Excursions and Recursions

Through Power, Privilege, and Praxis

Edited by:
Brandon Sams, University of North Carolina
Jennifer Job, University of of North Carolina
James C. Jupp, Georgis Southern University

A volume in the series: Curriculum and Pedagogy. Editor(s): The Curriculum and Pedagogy Group.

Published 2012

The Curriculum and Pedagogy book series is an enactment of the mission and values espoused by the Curriculum and Pedagogy Group, an international educational organization serving those who share a common faith in democracy and a commitment to public moral leadership in schools and society. Accordingly, the mission of this series is to advance scholarship that engages critical dispositions towards curriculum and instruction, educational empowerment, individual and collectivized agency, and social justice. The purpose of the series is to create and nurture democratic spaces in education, an aspect of educational thought that is frequently lacking in the extant literature, often jettisoned via efforts to de-politicize the study of education. Rather than ignore these conversations, this series offers the capacity for educational renewal and social change through scholarly research, arts-based projects, social action, academic enrichment, and community engagement. Authors will evidence their commitment to the principles of democracy, transparency, agency, multicultural inclusion, ethnic diversity, gender and sexuality equity, economic justice, and international cooperation. Furthermore, these authors will contribute to the development of deeper critical insights into the historical, political, aesthetic, cultural, and institutional subtexts and contexts of curriculum that impact educational practices. Believing that curriculum studies and the ethical conduct that is congruent with such studies must become part of the fabric of public life and classroom practices, this book series brings together prose, poetry, and visual artistry from teachers, professors, graduate students, early childhood leaders, school administrators, curriculum workers and planners, museum and agency directors, curators, artists, and various under-represented groups in projects that interrogate curriculum and pedagogical theories.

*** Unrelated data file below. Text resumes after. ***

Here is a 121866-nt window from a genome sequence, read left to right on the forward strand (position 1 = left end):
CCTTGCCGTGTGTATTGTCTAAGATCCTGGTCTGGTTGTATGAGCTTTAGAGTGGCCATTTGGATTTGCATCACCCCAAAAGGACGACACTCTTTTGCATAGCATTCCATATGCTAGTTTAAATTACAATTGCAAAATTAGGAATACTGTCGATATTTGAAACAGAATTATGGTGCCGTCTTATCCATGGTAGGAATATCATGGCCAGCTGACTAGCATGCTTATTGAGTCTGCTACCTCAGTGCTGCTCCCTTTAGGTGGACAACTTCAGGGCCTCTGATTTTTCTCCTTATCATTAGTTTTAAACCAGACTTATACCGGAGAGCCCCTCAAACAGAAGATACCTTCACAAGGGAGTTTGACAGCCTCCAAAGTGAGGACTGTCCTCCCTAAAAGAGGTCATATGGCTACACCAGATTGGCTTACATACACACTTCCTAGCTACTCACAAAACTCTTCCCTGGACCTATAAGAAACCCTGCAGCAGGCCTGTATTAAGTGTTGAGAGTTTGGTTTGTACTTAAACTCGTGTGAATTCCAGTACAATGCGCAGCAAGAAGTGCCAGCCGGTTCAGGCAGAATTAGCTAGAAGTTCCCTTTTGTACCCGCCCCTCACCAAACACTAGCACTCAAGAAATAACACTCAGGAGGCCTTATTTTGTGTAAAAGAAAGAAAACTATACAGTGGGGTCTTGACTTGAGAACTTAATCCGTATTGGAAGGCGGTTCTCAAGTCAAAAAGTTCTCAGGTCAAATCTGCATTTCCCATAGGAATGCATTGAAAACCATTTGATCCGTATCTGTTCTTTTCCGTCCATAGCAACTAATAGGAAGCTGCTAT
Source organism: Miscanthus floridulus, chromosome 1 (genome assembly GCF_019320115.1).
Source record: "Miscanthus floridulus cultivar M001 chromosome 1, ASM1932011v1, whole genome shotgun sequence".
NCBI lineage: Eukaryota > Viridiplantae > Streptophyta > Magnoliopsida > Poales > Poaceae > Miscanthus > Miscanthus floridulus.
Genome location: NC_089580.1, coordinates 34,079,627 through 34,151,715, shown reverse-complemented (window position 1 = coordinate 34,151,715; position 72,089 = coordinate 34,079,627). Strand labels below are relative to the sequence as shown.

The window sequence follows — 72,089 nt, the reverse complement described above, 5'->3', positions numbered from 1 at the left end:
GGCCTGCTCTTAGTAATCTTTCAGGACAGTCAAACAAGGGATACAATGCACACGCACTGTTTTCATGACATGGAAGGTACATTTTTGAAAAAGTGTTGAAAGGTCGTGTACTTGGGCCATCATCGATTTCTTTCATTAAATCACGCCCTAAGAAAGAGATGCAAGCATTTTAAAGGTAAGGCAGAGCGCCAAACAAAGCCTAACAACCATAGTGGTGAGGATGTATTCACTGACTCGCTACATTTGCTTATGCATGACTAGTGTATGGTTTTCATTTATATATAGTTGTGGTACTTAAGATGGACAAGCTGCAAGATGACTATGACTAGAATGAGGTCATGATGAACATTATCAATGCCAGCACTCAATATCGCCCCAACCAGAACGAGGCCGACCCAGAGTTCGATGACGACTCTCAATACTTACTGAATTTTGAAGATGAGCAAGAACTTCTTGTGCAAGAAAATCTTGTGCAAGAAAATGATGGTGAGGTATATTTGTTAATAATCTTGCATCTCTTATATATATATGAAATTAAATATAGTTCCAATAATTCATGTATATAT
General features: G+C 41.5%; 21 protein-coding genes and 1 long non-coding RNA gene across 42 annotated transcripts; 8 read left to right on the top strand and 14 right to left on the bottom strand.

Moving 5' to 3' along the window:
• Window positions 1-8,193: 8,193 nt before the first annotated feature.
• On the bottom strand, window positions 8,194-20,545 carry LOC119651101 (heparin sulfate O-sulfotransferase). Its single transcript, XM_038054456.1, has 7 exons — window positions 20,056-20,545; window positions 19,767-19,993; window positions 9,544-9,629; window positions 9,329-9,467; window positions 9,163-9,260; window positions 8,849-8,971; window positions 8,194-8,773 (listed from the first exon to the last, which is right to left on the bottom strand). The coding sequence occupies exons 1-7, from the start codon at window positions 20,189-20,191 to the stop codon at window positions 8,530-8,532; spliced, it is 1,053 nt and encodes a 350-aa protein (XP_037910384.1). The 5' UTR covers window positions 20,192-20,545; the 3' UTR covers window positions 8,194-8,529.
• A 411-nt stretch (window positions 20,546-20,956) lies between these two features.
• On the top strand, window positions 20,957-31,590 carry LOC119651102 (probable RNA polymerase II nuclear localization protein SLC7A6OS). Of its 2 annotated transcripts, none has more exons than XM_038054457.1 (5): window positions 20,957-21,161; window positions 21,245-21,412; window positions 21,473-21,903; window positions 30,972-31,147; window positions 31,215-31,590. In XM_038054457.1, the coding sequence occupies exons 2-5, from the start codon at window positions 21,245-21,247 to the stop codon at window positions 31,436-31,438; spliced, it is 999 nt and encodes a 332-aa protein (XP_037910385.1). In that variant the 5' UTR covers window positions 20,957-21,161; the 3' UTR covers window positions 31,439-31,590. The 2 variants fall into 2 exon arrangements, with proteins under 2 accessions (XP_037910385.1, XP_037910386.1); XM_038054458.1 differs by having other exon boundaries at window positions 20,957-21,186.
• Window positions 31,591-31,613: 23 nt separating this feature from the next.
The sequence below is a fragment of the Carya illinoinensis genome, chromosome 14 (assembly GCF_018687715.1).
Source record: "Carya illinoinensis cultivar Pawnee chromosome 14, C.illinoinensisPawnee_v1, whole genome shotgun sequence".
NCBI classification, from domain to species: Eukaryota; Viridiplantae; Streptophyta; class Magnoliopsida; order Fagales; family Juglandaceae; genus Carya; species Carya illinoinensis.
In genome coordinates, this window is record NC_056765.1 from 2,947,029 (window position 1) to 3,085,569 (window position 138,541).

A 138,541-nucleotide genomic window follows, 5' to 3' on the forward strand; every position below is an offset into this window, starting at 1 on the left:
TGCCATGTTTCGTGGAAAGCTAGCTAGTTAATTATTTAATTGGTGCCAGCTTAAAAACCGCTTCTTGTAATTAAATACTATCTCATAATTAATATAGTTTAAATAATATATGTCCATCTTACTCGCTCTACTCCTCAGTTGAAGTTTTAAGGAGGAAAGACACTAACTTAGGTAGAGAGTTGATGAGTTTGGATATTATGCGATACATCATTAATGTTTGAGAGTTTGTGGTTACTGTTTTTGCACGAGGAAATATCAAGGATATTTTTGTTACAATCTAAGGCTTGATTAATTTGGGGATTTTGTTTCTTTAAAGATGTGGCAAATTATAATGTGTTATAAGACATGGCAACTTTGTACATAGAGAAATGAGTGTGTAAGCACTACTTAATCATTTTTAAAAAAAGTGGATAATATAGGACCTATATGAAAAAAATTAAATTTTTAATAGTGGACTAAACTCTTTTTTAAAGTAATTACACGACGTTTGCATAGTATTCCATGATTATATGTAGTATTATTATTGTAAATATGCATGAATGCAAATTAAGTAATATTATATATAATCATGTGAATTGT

The James T. Sears Award. Foreword: Fast Swirling in the Middle Within a Culture of Cruelty, William M. Reynolds. Acknowledgments. Introduction: Traveling Together, Brandon Sams. EXCURSIONS. Introduction by Jennifer Job. Learning in Discomfort, Polly F. Attwood. Browning Beyond Debate: Mapping an Excursion Through Power, Privilege, and Praxis, Cole Reilly and Zahra Murad. Perdida/Lost: Self-Reflections in Nepantla as Voice Emerges, Elva Reza-López. Getting Lost in Life/Death Disruptions: Reclaiming the Right of a Legal Space, Miryam Espinosa-Dulanto. Becoming ELL Teachers: The Learning Trajectory of Two Preservice Teachers and Their Implications for Teacher Education Curriculum, Bridget A. Bunten. Restless and Lost in Curriculum and Pedagogy: Excursions and Interventions, Jennifer L. Milam. RECURSIONS. Introduction by James C. Jupp. PART I: RE/TURNING TO HISTORY. “Hopefully They Will See You in a Different Light”: A Critical Race Analysis of Double Consciousness, Raygine DiAquoi. The Nested Nature of M/Othering: Complicating Curriculum Conversations, Boni Wozolek. (Re)Righting the Script: Speaking Back to Public Curriculum to Secure a More Humanizing Citizenship for African American Women and Girls, Monique Cherry-McDaniel. Vision, Practice, Reflection: The Influence of Four Women on Progressive Education, Elinor A. Scheirer. PART II: RE/TURNING TO PRAXIS. Purple Crayons, Wild Things, and Dots: Getting Lost in Children’s Literature and Curriculum, Chris Loeffler. Troubling Teaching: Learning From Social Media, Susan L. M. Bartow. Receptive Praxis, Laura Rychly. Agency and Choice in Two Second-Grade Classrooms, Katrina F. Cook. About the Contributors.